At least one semantic Drupal usability study found that “while linking to external vocabularies was subjectively experienced as easy by all users, a significant time was actually spent deciding to which properties and classes to link with the CCK fields”, and the researchers identified a need to “better assist non–Semantic–Web–savvy users in finding the ‘right’ classes and properties for their needs”.  The Silk framework is one tool that promises to help discover relationships between data items within different Linked Data sources. It will allow developers to specify which types of RDF links should be discovered between data sources as well as which conditions data items must fulfill in order to be interlinked (Isele, et al., 2010).
We have established that a technological framework is already in place to support Linked Data production, and that many tools are now available to enable RDF publication and linking by users who are not programmers or metadata specialists. W3C Semantic Web standards have been mature for several years, and real world tools are available for publishing Linked Data; however, only a very small proportion of organizations have made efforts to adopt semantic technologies. Even Tim Berners–Lee admits that the machine–readable Web is still a ways off (Jackson, 2009).
One of the most common criticisms of the Semantic Web vision is that standards like RDF and OWL are difficult to understand conceptually and extremely complex to implement. Part of the Web’s success comes from the relative ease of grass roots entry into HTML publishing. RDF, on the other hand, cannot easily be implemented in a lightweight kind of way. Large, well–funded organizations like the BBC and NYT may be able to work with the Semantic Web stack from the ground up, but for many the need for investment in a new technology framework (e.g., RDF triple store, SPARQL endpoint) will be a barrier (Miller, et al., 2009a).
Reluctance to adopt new software platforms and productivity tools may be one aspect of the problem, but the lack of people with the right knowledge and skills to implement and use them effectively is at least as much of an obstacle. Few IT professionals are trained in RDF, and not many have experience managing triple stores, or writing SPARQL queries (Jackson, 2009). Even more problematic is a lack of people who understand how to use the tools effectively after implementation. A Norwegian study found that even library staff,
“perceived the magnitude of the organisational challenges facing the NL in implementing the Semantic Web as overwhelming. The basis for this seems to be the perception of the impact of ontology production and maintenance, and the strong focus on semantic meta–data production, all of which have to be established.”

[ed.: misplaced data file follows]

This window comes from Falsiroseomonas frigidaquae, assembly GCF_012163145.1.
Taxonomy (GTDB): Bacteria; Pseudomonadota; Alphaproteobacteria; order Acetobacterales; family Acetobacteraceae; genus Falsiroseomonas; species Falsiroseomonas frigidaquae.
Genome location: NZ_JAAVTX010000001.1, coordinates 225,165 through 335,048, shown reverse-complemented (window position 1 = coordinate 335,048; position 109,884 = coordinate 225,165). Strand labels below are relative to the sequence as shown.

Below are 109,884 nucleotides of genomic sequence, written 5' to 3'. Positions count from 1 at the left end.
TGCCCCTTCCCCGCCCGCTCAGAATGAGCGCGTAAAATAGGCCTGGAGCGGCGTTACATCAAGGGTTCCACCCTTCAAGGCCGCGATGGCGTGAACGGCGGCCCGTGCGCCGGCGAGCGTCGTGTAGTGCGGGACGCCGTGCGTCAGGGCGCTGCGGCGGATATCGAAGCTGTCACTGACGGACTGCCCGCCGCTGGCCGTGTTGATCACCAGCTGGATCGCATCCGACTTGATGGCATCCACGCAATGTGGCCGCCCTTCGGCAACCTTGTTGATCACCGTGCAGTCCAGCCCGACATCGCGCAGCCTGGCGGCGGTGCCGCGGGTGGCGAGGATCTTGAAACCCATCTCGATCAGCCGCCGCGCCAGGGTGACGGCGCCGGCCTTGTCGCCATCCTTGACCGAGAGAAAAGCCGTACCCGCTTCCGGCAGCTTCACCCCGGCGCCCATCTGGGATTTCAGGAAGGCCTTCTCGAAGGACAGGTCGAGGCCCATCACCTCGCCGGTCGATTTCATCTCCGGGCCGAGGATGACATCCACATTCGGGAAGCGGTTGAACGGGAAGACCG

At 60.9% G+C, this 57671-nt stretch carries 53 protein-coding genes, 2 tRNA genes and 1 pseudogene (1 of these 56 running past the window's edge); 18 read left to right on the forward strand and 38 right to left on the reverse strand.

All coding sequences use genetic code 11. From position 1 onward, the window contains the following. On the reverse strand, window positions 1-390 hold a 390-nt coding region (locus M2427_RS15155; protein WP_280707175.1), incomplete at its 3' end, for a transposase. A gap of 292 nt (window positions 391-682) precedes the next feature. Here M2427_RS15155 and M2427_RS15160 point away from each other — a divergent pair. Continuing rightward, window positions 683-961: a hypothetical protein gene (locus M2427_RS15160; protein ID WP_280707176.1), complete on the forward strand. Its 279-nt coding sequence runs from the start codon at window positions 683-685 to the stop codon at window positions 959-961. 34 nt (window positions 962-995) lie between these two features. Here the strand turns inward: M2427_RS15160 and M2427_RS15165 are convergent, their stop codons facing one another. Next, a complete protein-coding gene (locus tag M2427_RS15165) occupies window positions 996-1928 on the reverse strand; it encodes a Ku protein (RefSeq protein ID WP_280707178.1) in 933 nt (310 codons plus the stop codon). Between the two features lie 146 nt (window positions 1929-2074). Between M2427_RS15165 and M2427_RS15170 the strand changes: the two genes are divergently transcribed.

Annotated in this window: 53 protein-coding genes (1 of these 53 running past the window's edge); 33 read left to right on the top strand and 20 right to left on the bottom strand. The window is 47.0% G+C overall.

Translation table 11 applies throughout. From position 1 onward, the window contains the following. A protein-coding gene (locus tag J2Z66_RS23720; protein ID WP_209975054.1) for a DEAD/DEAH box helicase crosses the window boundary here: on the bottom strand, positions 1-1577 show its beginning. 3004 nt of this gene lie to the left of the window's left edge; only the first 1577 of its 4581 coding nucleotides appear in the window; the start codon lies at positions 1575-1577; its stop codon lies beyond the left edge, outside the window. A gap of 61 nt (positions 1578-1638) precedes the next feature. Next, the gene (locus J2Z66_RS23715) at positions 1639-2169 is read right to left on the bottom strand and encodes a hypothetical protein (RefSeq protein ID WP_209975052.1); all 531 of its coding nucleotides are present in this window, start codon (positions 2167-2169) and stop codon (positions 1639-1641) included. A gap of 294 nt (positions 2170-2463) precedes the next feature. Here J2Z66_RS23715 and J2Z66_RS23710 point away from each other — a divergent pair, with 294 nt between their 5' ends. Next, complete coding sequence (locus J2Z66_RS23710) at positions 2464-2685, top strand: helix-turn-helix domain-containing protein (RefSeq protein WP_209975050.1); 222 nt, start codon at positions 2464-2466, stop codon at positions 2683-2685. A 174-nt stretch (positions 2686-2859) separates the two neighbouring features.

If trained cataloguing librarians and metadata experts feel overwhelmed at the prospect of producing semantic metadata and maintaining ontologies, then surely other organizations will find those tasks even more intimidating.
In order to make a large investment of time and money in semantic technologies, organizations have to be convinced that there are costly problems associated with their current suite of technologies, and that semantic technologies will solve these problems and provide a good return on their investment. It is difficult to sell the concept of a single format for Web–based data, for example, when plenty of formats such as relational databases and spreadsheets already annotate data in ways that make it reusable by other systems. Like the idea of a World Wide Web itself was when that was introduced, Ronald Reck posits that “the idea of Linked Data solves a problem we didn’t know we had” (Jackson, 2009). In one attempt to quantify the value of information, Michael Bergman estimated that the information contained within U.S. documents represents about a third of total gross domestic product, or an amount of about US$3.3 trillion annually, and that the total benefit from improved document access and use to the U.S. economy is on the order of US$800 billion annually, or about eight percent of GDP (Bergman, 2005). In order to convince decision makers to become part of the Linked Data Web, we will need widespread recognition of the problems associated with current Web and desktop technologies.